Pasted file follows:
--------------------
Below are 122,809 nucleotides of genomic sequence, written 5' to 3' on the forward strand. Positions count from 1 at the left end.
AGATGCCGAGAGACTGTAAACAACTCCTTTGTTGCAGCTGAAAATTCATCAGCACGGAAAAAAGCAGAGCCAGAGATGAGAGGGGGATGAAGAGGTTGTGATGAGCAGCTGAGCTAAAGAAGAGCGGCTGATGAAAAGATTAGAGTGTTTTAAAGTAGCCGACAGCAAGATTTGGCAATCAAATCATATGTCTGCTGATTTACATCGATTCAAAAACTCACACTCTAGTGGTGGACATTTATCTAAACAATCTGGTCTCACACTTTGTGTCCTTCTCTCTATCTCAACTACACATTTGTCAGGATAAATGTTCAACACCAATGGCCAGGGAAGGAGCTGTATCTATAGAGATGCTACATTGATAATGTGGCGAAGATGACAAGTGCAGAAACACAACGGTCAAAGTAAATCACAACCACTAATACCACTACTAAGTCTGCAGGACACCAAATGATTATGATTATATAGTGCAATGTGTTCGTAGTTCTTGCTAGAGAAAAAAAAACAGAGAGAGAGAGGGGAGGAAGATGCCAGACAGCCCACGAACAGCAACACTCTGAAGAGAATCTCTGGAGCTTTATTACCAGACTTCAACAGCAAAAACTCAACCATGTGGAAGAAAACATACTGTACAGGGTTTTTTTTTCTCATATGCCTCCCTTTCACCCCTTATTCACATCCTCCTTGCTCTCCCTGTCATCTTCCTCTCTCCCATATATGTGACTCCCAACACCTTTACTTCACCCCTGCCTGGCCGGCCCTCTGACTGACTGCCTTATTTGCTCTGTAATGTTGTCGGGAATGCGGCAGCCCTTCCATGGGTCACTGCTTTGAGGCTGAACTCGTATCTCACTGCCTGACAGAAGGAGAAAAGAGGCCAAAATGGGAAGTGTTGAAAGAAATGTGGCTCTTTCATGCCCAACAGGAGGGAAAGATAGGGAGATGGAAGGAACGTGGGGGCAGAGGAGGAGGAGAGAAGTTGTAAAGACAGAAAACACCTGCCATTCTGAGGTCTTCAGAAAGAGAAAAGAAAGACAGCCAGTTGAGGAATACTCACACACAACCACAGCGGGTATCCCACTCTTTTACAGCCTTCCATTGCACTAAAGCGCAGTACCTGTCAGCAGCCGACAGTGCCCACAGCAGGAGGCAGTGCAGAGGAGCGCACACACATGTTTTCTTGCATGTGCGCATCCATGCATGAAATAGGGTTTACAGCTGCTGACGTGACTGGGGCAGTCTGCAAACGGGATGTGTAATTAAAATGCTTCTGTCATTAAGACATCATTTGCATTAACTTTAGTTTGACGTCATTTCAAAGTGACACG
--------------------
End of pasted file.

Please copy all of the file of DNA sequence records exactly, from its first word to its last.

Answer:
Below are 122,809 nucleotides of genomic sequence, written 5' to 3' on the forward strand. Positions count from 1 at the left end.
AGATGCCGAGAGACTGTAAACAACTCCTTTGTTGCAGCTGAAAATTCATCAGCACGGAAAAAAGCAGAGCCAGAGATGAGAGGGGGATGAAGAGGTTGTGATGAGCAGCTGAGCTAAAGAAGAGCGGCTGATGAAAAGATTAGAGTGTTTTAAAGTAGCCGACAGCAAGATTTGGCAATCAAATCATATGTCTGCTGATTTACATCGATTCAAAAACTCACACTCTAGTGGTGGACATTTATCTAAACAATCTGGTCTCACACTTTGTGTCCTTCTCTCTATCTCAACTACACATTTGTCAGGATAAATGTTCAACACCAATGGCCAGGGAAGGAGCTGTATCTATAGAGATGCTACATTGATAATGTGGCGAAGATGACAAGTGCAGAAACACAACGGTCAAAGTAAATCACAACCACTAATACCACTACTAAGTCTGCAGGACACCAAATGATTATGATTATATAGTGCAATGTGTTCGTAGTTCTTGCTAGAGAAAAAAAAACAGAGAGAGAGAGGGGAGGAAGATGCCAGACAGCCCACGAACAGCAACACTCTGAAGAGAATCTCTGGAGCTTTATTACCAGACTTCAACAGCAAAAACTCAACCATGTGGAAGAAAACATACTGTACAGGGTTTTTTTTTCTCATATGCCTCCCTTTCACCCCTTATTCACATCCTCCTTGCTCTCCCTGTCATCTTCCTCTCTCCCATATATGTGACTCCCAACACCTTTACTTCACCCCTGCCTGGCCGGCCCTCTGACTGACTGCCTTATTTGCTCTGTAATGTTGTCGGGAATGCGGCAGCCCTTCCATGGGTCACTGCTTTGAGGCTGAACTCGTATCTCACTGCCTGACAGAAGGAGAAAAGAGGCCAAAATGGGAAGTGTTGAAAGAAATGTGGCTCTTTCATGCCCAACAGGAGGGAAAGATAGGGAGATGGAAGGAACGTGGGGGCAGAGGAGGAGGAGAGAAGTTGTAAAGACAGAAAACACCTGCCATTCTGAGGTCTTCAGAAAGAGAAAAGAAAGACAGCCAGTTGAGGAATACTCACACACAACCACAGCGGGTATCCCACTCTTTTACAGCCTTCCATTGCACTAAAGCGCAGTACCTGTCAGCAGCCGACAGTGCCCACAGCAGGAGGCAGTGCAGAGGAGCGCACACACATGTTTTCTTGCATGTGCGCATCCATGCATGAAATAGGGTTTACAGCTGCTGACGTGACTGGGGCAGTCTGCAAACGGGATGTGTAATTAAAATGCTTCTGTCATTAAGACATCATTTGCATTAACTTTAGTTTGACGTCATTTCAAAGTGACACG